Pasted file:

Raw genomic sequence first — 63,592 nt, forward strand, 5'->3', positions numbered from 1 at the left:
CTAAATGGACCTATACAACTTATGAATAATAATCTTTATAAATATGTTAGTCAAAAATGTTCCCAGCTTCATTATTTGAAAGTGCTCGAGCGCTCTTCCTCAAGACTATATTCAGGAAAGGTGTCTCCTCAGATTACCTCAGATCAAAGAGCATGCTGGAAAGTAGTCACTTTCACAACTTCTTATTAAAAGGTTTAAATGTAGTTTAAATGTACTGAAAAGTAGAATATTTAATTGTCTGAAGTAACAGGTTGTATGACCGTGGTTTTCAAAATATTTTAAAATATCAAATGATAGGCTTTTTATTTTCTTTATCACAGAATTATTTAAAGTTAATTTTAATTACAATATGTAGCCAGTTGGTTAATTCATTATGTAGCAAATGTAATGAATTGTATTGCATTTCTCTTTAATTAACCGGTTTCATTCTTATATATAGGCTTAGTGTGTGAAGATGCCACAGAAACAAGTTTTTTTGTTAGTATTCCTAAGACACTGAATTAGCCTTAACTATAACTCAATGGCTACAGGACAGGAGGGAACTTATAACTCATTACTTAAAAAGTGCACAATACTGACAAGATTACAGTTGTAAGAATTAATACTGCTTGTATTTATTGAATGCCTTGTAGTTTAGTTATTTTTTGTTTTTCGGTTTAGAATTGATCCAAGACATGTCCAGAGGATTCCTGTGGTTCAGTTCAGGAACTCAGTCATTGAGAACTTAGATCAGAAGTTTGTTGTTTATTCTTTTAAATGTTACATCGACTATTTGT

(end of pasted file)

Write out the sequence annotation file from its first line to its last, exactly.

Raw genomic sequence first — 63,592 nt, forward strand, 5'->3', positions numbered from 1 at the left:
CTAAATGGACCTATACAACTTATGAATAATAATCTTTATAAATATGTTAGTCAAAAATGTTCCCAGCTTCATTATTTGAAAGTGCTCGAGCGCTCTTCCTCAAGACTATATTCAGGAAAGGTGTCTCCTCAGATTACCTCAGATCAAAGAGCATGCTGGAAAGTAGTCACTTTCACAACTTCTTATTAAAAGGTTTAAATGTAGTTTAAATGTACTGAAAAGTAGAATATTTAATTGTCTGAAGTAACAGGTTGTATGACCGTGGTTTTCAAAATATTTTAAAATATCAAATGATAGGCTTTTTATTTTCTTTATCACAGAATTATTTAAAGTTAATTTTAATTACAATATGTAGCCAGTTGGTTAATTCATTATGTAGCAAATGTAATGAATTGTATTGCATTTCTCTTTAATTAACCGGTTTCATTCTTATATATAGGCTTAGTGTGTGAAGATGCCACAGAAACAAGTTTTTTTGTTAGTATTCCTAAGACACTGAATTAGCCTTAACTATAACTCAATGGCTACAGGACAGGAGGGAACTTATAACTCATTACTTAAAAAGTGCACAATACTGACAAGATTACAGTTGTAAGAATTAATACTGCTTGTATTTATTGAATGCCTTGTAGTTTAGTTATTTTTTGTTTTTCGGTTTAGAATTGATCCAAGACATGTCCAGAGGATTCCTGTGGTTCAGTTCAGGAACTCAGTCATTGAGAACTTAGATCAGAAGTTTGTTGTTTATTCTTTTAAATGTTACATCGACTATTTGT